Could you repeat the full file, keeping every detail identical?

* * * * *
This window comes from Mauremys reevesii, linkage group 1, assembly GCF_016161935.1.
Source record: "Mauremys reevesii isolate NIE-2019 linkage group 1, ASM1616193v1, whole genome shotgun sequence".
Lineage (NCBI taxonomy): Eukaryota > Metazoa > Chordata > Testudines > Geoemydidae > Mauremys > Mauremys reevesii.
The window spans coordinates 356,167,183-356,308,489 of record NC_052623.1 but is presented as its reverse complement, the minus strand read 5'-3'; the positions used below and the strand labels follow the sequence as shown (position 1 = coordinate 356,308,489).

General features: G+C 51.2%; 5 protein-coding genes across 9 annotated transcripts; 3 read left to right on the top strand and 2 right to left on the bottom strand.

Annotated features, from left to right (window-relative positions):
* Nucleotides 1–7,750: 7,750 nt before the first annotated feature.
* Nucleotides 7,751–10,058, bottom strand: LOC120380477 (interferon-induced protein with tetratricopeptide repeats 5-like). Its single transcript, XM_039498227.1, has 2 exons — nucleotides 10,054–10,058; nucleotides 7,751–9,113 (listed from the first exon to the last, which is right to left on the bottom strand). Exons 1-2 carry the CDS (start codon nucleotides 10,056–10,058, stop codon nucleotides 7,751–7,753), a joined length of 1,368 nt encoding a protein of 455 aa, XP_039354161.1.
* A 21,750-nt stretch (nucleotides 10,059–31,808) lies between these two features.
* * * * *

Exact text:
This window comes from Mauremys reevesii, linkage group 1, assembly GCF_016161935.1.
Source record: "Mauremys reevesii isolate NIE-2019 linkage group 1, ASM1616193v1, whole genome shotgun sequence".
Lineage (NCBI taxonomy): Eukaryota > Metazoa > Chordata > Testudines > Geoemydidae > Mauremys > Mauremys reevesii.
The window spans coordinates 356,167,183-356,308,489 of record NC_052623.1 but is presented as its reverse complement, the minus strand read 5'-3'; the positions used below and the strand labels follow the sequence as shown (position 1 = coordinate 356,308,489).

General features: G+C 51.2%; 5 protein-coding genes across 9 annotated transcripts; 3 read left to right on the top strand and 2 right to left on the bottom strand.

Annotated features, from left to right (window-relative positions):
* Nucleotides 1–7,750: 7,750 nt before the first annotated feature.
* Nucleotides 7,751–10,058, bottom strand: LOC120380477 (interferon-induced protein with tetratricopeptide repeats 5-like). Its single transcript, XM_039498227.1, has 2 exons — nucleotides 10,054–10,058; nucleotides 7,751–9,113 (listed from the first exon to the last, which is right to left on the bottom strand). Exons 1-2 carry the CDS (start codon nucleotides 10,056–10,058, stop codon nucleotides 7,751–7,753), a joined length of 1,368 nt encoding a protein of 455 aa, XP_039354161.1.
* A 21,750-nt stretch (nucleotides 10,059–31,808) lies between these two features.